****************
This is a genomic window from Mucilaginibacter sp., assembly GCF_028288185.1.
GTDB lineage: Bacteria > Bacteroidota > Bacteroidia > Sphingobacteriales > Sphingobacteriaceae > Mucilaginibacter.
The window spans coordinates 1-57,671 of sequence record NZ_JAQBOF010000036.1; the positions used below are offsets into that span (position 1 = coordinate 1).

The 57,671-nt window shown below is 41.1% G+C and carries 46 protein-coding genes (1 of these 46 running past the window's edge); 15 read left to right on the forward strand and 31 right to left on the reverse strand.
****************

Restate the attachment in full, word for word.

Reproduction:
This is a genomic window from Mucilaginibacter sp., assembly GCF_028288185.1.
GTDB lineage: Bacteria > Bacteroidota > Bacteroidia > Sphingobacteriales > Sphingobacteriaceae > Mucilaginibacter.
The window spans coordinates 1-57,671 of sequence record NZ_JAQBOF010000036.1; the positions used below are offsets into that span (position 1 = coordinate 1).

The 57,671-nt window shown below is 41.1% G+C and carries 46 protein-coding genes (1 of these 46 running past the window's edge); 15 read left to right on the forward strand and 31 right to left on the reverse strand.